Demag Plastics Group will close the Van Dorn Demag screw factory in Fountain Inn, S.C., by the end of the year - cutting 43 jobs - and plans to move screw production to the Van Dorn injection press assembly plant in Strongsville, Ohio.
The machinery maker blamed the sluggish U.S. market. The firm filed a closing notice with the government Sept. 18, then issued a news release Sept. 25.
``We are moving screws, barrels, nonreturn valves and other small components that were made there into the Strongsville plant,'' said Bill Carteaux, president and chief executive officer.
The Fountain Inn factory will close Dec. 31. Employees are getting a ``stay put'' bonus to encourage them to remain at work through the end, as the company builds inventory before switching to screw manufacturing in Strongsville.
Demag Plastics Group also has provided severance packages and outplacement assistance.
Calling the Fountain Inn employees ``extremely hard-working men and women,'' Carteaux said the company regrets having to close the facility. ``These people have bent over backwards to do the things we asked them to do to salvage that plant,'' he said.
But the U.S. injection molding machine market remains at about half the level of three years ago, Carteaux said. ``Many molders who purchase injection molding machines have closed or relocated outside the U.S. The market situation is not expected to improve,'' he said.
Van Dorn Demag and its German-based sister company, Demag Ergotech, became a single company late last year, called Demag Plastics Group. Even before the official merger, the two injection press makers had cooperated as sister companies under their parent, Mannesmann Plastics Machinery AG of Munich.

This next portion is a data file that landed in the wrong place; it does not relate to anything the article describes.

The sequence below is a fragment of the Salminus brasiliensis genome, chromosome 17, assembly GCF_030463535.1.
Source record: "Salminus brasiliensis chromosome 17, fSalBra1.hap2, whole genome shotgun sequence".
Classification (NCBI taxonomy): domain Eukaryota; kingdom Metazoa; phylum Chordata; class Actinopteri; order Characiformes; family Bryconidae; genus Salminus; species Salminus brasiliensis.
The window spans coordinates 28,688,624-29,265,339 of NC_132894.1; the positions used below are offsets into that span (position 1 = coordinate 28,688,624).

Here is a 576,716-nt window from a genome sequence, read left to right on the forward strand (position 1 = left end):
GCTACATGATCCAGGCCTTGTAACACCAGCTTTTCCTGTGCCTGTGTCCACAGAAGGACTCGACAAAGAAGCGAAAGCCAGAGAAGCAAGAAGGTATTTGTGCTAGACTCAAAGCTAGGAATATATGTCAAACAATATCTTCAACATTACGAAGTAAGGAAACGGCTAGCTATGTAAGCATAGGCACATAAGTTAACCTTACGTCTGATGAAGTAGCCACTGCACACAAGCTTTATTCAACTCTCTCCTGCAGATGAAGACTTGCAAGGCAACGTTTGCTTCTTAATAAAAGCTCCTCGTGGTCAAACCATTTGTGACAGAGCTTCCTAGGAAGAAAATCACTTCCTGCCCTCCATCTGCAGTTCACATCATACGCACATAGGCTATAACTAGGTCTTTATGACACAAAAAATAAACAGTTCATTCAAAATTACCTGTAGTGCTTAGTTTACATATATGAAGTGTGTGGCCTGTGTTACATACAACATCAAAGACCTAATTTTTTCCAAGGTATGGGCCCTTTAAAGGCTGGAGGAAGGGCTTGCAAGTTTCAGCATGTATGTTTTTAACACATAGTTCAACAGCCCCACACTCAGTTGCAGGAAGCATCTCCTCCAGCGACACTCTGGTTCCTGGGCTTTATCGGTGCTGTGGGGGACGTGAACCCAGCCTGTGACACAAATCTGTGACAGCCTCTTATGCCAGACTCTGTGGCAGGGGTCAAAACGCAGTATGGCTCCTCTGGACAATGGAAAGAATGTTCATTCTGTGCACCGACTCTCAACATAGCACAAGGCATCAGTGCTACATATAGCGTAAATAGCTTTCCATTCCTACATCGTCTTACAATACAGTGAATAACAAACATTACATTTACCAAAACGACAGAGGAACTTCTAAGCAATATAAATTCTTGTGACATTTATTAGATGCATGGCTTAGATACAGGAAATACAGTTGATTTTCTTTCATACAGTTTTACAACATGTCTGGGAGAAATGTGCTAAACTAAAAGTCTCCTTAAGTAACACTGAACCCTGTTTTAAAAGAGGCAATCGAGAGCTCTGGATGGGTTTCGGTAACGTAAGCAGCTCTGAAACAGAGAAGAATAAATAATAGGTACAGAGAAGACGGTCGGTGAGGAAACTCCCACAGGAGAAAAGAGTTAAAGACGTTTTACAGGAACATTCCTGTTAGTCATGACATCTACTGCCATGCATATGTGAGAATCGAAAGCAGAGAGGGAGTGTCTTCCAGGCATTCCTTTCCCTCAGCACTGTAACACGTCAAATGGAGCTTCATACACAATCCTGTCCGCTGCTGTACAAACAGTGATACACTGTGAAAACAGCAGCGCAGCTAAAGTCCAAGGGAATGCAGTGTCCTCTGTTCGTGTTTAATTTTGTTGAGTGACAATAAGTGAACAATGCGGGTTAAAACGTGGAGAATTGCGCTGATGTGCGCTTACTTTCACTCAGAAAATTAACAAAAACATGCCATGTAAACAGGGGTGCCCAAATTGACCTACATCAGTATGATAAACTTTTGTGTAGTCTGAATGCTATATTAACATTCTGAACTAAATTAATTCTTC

Carteaux said the Strongsville factory freed up space through lean manufacturing and kaizen programs, which allowed the company to move out some old metalworking equipment. He said Strongsville will add some employees when the screw operation moves to Ohio.
Van Dorn does buy some specialty screws and barrels from outside suppliers, but Carteaux said having in-house production is important for his company, and all of MPM.
Meanwhile, as previously reported, the company is close to finalizing the sale of another South Carolina operation, a factory in Duncan that employs 24, machining parts such as toggle components, platens and some items for injection units.
``We do have a letter of intent,'' Carteaux said by telephone Sept. 25. He declined to name the buyer, but said the new owner will continue machining those components for Van Dorn presses and will work for other customers.
``We do have a long-term supply agreement with them,'' he said.
Carteaux said demand from the Van Dorn-brand presses alone was not enough to fill capacity in Duncan.